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might have made some amends for its having been hitherto fo much neglected.
However, according to my poor Abilities, and as little favourable Circumstances and Opa portunities, I have endeavour'd fomeibing upon it and that in fuch a manner, (whatever other Ornamental. Accomplishments may be wanting) as I conceiv'd would beconie a Christian Discourse, such as I hope this will be found to be. I have taken fome Pains to make it so, and fuch as it is, I commend it to the Serious and Candid Perusal of the Reader, who I hope, will accept of my good Will and well meant En
dean deavours to serve him, though I should not answer his ExpeStations, or fatisfie his Desires upon a Subject, which though Pradical,is not the most easie of any in the World to write well upon.
That I pretend not to do, but I was willing to be as serviceable as I could to the Interest of Christian Piety, which I cannot but think would be as well ferv'd by a Professed Treatise of Humility, as by any thing which can be done in the way of Writing. In which undertaking, tho' Mr. Allen and Dr. Pelling have been before-hand with me, yet fuppose they have not so ex
A 4 hausted
hausted the Subject, but that there may be room enough for me, if I were capable of filling it. How far I may agree with either of those Authors in any of my Thoughts upon this Occasion, I know not, (having not seen Mr. Allen's Bock these many Years, and the other never as I know of) nor do I think it material to inquire. Only perhaps it may be convenient upon another account, that the Reader should peruse these Books with this, since 'tis not unlikely that they may supply fome Omissions in me, as I also possibly may in them ; fo that between us all, he may not be unfurnished of a competent Consideration of the matter in hand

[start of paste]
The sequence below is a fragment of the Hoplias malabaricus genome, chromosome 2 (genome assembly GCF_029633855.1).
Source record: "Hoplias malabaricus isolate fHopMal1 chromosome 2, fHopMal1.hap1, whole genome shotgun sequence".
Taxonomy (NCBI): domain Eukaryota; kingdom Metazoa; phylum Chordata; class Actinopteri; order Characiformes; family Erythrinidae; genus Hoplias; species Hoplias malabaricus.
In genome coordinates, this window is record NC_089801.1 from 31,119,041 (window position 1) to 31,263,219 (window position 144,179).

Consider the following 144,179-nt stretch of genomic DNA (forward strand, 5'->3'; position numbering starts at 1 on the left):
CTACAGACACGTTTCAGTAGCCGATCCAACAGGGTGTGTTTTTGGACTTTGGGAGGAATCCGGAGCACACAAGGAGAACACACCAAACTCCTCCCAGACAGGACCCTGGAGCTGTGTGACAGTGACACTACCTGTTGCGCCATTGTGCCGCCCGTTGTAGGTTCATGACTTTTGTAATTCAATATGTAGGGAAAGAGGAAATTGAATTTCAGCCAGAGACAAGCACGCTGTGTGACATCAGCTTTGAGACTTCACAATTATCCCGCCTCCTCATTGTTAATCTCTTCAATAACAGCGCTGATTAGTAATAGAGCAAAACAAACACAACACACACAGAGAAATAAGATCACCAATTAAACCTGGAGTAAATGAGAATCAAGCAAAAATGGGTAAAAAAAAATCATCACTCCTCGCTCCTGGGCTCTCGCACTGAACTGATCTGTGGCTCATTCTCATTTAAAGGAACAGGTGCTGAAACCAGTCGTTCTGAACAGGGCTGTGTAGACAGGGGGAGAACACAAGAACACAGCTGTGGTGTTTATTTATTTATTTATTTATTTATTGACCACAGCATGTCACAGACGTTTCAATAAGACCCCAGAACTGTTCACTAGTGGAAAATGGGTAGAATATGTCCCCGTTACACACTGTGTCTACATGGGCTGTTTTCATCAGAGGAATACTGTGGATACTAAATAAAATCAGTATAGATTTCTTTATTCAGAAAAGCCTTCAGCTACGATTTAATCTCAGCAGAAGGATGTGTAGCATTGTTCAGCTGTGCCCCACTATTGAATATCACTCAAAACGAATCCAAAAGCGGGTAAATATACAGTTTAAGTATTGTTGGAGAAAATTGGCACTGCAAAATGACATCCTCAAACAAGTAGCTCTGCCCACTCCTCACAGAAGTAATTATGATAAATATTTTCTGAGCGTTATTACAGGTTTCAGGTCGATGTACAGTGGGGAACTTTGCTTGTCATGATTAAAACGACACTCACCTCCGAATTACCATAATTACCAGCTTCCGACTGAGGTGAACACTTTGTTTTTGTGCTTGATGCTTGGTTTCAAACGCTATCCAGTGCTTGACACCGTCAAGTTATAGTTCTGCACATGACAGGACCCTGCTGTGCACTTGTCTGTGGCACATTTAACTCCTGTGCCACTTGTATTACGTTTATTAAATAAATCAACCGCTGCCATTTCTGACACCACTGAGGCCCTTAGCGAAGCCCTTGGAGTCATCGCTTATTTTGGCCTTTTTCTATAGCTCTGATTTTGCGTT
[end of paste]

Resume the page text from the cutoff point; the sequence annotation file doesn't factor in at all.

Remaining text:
I heartily wish that mine were such, and that it were now in
a good Book. However, I am sure that I here offer thee a Book upon a good Subject, and fuch wherein every Reader is sure to be concern'd. And because he is so, I have had regard to all sorts of Readers in the Compos sure of it, hoping that to some of them it may do good. May Almighty God (to whom I humbly offer this Labour of mine for the good of his Church) accompany it with his Grace and Blessing to the Spiritual Advantage and Edification of all Christian People, and to the Glory of his great Name.
* Here I thought to have ended, but before I do fo, I have one Remark to add, relating to a Passage in the ensuing Treatise concerning Grace. Not the Thing, but the Name, which (Page the 163. of this Book) I suppose besides Favour, Kind. nefs or good Will, to fignifia also the afsisting Influence of the Holy Spirit inclining as to good ; whereby I would not be understood to exclude the other Sense, (since even "those inward affisting Influences are at the same time also free favours) but only to inlarge and extend the signification of the word farther, fo as with favour, which I allow to be the more strict and primary